Finally, I eased the hammer back down and went to tend to my pig. I poked at her with a stick and nearly jumped out of my skin as her back feet kicked. I know it was probably just her reflexes, however; after nearly being castrated by a "dead" deer several years ago, I take no chances with downed game. My nerves were totally on edge at this point anyway. I put a .44 round in her ear to make double-sure before I started the field dressing process.

As I worked two hogs ambled by, probably less than 25 yards away. The wind was in my face, and they both apparently hadn't the slightest idea I was around as they wandered up onto the ridgetop and out of sight. A few moments later, I was startled by the sudden squealing and grunting of several pigs in the thicket a few yards behind me. I kept the .44 close by as I finished the work.

The field dressing done, I tried to drag her back toward the ridgetop. This was by far my biggest pig, and dragging her was a nightmare. I made about 20 yards, and gave up. I'd need to go get help. That thought reminded me that I'd been going to help Scott drag his pig. It was going to be a long night!

I climbed out of the bowl and started trudging back toward the trucks. I was hoping to see a flashlight (or two) coming toward me, but the hope was subdued by the memory of that single shot from Scott's position. Oh well, at least we were both done. Once we got the hogs loaded and got back to camp, we wouldn't have to deal with the muddy roads or rain any more for the weekend. I looked forward to kicking back at the fireside with a strong drink or three, then sleeping in on Sunday morning.

As I neared the end of the ridge, I DID see a light coming toward me. It was Scott. I yelled to him, as he asked about my shots. "Yes, I got a pig," I shouted, "did you?"

Turns out that he missed! A selfish sigh of relief slipped out as I stowed my gear in the truck. At least we'd only be dragging one pig tonight.

An old road went up the ridge from where we were parked, so I thought maybe we could get Scott's truck up there, then use ropes and horsepower to drag my pig out. No such luck though. The clay and dirt were too slick, and even with aggressive tires, Scott's truck couldn't get up the hill. We'd have to do it the old-fashioned way.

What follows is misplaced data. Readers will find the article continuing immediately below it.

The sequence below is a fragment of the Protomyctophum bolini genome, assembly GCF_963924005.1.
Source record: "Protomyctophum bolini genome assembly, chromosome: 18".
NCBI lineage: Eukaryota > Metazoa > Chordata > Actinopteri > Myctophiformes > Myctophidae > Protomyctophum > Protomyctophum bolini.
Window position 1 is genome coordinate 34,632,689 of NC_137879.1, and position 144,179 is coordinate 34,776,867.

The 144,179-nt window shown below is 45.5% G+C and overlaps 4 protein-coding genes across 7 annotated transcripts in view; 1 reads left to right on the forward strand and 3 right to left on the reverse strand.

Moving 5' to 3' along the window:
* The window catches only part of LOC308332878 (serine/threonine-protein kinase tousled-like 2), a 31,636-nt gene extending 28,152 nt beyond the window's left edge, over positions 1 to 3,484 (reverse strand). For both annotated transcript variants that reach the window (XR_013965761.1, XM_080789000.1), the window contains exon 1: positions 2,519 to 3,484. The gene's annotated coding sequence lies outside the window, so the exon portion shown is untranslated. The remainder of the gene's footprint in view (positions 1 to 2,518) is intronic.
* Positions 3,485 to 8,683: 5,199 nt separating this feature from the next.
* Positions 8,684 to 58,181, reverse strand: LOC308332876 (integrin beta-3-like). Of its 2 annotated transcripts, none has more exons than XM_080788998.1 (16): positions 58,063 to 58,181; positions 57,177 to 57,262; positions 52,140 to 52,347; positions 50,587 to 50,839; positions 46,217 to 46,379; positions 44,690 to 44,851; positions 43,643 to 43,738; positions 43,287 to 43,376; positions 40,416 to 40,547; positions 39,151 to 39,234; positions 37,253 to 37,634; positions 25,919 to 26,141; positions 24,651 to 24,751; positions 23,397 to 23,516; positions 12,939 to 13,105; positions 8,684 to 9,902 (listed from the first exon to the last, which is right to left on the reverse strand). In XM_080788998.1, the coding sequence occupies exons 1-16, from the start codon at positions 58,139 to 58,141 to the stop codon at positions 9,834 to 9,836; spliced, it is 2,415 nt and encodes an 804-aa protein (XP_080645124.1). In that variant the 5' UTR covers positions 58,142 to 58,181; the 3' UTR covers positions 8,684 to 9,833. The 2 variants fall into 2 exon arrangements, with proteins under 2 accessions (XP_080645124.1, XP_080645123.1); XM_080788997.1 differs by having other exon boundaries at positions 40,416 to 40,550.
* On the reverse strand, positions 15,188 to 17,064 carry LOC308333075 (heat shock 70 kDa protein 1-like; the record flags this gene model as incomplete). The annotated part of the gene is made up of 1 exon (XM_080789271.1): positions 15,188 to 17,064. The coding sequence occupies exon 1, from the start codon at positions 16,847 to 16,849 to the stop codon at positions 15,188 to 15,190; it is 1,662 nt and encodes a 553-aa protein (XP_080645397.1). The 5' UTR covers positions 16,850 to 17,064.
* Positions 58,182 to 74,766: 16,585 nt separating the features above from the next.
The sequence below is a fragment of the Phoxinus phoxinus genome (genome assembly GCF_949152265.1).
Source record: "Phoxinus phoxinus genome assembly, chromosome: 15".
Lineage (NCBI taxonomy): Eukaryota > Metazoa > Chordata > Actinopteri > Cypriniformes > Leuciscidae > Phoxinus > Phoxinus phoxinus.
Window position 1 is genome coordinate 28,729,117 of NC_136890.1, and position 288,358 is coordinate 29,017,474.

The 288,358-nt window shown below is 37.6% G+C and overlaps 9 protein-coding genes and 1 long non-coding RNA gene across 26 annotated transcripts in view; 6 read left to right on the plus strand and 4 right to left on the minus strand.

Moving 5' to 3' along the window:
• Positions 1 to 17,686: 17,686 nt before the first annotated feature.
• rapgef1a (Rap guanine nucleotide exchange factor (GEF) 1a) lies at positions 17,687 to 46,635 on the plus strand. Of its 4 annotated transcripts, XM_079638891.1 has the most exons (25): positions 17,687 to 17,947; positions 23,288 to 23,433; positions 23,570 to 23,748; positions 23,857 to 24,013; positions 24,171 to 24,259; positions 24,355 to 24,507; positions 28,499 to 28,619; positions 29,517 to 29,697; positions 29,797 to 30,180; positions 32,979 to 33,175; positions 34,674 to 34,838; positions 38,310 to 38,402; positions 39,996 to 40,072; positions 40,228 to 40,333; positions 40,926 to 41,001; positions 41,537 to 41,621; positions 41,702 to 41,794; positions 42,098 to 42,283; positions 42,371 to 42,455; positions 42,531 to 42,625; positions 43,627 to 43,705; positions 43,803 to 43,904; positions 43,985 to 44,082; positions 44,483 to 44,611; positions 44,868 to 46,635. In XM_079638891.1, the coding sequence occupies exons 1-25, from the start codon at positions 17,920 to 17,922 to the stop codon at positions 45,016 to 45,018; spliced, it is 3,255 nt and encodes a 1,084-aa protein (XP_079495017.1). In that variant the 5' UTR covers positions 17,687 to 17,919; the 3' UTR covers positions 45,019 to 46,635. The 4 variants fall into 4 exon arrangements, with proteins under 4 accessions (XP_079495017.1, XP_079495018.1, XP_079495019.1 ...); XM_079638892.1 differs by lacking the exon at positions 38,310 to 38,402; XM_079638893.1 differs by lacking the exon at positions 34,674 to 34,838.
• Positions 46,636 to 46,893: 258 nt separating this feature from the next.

To cut the monotony short, it took us until 2200 to get the pig off of the ridge and onto the truck... four and a half hours after shooting her.

At this point, the evening should have been essentially over. But we still had to get down off of the mountain. Scott and I had both received conflicting directions on how to get back to the paved road. We finally made a decision, and of course it was the wrong one. After about three hours of slipping, sliding, and heart-stopping tension, we pulled back into camp at around 0130. The weather, not content to nearly wreck my hunt AND my truck, had managed to completely thrash my campsite. My tarps were blown to bits, the tent I'd stored my extra gear in was flooded, and my camp tables and kitchen were blown all over the place. It looked like a family of rabid bears had stormed through.

I was too tired to get upset, though. I cleaned up a little, hung my pig from a tree behind the truck, had a beer and a sandwich, and fell exhausted into my sleeping bag.

Sunday - 03/16/03 - An Epilogue, sort of...

As I settled in to sleep around 0200, all I could think was how nice it was that I could sleep late. I imagined waking with the warm, morning sun streaming in my windows, well-rested and smiling. I would stretch, have a nice breakfast, and skin and butcher my pig before heading home at a reasonable hour.

Reality had other plans. At 0430 the first trucks fired up their engines. Doors slammed and voices called, as the hunters who had yet to score headed out for their last ditch hunts. Just as I was tuning this noise out, the cab light in my truck flared on. I popped up, startled. Who the hell was getting in my truck? Then I remembered that yesterday, Chris had left his pistol in the passenger seat. He must be retrieving it now.

I settled back in and tried to get back to sleep, but now I had to use the bathroom. I pushed it from my mind, and managed another hour or so of fitful sleep. I finally gave up and clambered out into the chill of 0630. I stumbled around for a little while, until I got it together enough to brew a pot of coffee and prepare some breakfast. That made me feel a lot better, and I loaded up my pig and took her down to weigh in.

She hit the scales, field dressed, at 178 pounds. That would put her live weight somewhere in the vicinity of 210-220 pounds. Not a bad pig.

A couple of beers and some sweat equity later, I had her disassembled and stowed in my cooler. I broke camp, loaded the truck, and was looking at the ride home. After a few minutes yapping with the JHOers who were still around, I hit the highway for home... tired, satisfied, and full of adventure.

Sometimes I'm amazed at the things we call "fun".

By Phillip Loughlin
Copyright 2003 - Elwing Enterprises